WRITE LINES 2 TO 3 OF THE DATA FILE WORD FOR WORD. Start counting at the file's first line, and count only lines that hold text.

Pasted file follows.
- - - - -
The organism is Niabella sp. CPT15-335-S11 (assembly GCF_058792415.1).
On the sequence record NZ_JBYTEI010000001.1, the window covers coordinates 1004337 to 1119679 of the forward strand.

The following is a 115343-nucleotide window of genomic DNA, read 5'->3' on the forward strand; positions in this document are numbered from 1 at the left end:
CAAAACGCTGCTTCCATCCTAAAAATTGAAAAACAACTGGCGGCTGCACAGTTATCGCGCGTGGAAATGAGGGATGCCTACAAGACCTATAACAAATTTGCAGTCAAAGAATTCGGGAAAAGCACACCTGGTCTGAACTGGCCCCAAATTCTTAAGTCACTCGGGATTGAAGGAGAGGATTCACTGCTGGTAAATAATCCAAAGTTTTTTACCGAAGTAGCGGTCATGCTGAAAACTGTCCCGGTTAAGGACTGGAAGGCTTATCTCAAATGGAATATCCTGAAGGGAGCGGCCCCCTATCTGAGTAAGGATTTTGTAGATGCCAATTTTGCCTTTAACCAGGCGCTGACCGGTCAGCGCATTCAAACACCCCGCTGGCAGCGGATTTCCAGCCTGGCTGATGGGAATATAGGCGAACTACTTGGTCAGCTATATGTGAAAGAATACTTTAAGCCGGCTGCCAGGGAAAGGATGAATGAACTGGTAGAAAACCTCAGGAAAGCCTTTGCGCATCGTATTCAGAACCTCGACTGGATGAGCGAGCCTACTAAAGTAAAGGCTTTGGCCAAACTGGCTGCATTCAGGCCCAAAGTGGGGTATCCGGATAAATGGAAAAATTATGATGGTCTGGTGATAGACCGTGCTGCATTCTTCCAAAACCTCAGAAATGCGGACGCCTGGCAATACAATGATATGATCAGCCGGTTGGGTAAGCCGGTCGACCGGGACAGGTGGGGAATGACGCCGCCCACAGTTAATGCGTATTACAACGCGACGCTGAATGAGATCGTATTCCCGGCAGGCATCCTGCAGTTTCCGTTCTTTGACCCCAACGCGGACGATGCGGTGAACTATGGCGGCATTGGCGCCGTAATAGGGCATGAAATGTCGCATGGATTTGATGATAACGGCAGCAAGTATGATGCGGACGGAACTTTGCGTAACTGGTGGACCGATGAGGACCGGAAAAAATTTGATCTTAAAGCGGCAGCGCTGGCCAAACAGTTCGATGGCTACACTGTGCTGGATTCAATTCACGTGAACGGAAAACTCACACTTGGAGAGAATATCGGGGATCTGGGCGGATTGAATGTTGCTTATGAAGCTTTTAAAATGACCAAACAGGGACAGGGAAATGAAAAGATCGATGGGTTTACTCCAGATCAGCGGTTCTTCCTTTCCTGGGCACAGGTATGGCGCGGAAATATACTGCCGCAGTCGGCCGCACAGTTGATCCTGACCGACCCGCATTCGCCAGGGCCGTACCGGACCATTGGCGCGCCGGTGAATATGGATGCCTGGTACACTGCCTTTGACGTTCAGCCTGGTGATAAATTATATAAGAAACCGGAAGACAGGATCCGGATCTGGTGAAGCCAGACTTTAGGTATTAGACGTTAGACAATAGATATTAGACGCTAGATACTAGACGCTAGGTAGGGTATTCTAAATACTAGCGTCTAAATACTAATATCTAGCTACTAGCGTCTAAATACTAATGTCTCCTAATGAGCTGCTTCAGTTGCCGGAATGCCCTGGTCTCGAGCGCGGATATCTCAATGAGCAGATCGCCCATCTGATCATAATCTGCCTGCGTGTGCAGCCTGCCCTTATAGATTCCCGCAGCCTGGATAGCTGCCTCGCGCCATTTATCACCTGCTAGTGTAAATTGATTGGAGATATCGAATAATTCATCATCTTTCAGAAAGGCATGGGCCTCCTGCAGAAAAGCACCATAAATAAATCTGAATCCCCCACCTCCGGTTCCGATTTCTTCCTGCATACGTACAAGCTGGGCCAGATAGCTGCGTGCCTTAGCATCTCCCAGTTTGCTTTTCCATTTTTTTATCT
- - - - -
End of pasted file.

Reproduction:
On the sequence record NZ_JBYTEI010000001.1, the window covers coordinates 1004337 to 1119679 of the forward strand.

The following is a 115343-nucleotide window of genomic DNA, read 5'->3' on the forward strand; positions in this document are numbered from 1 at the left end: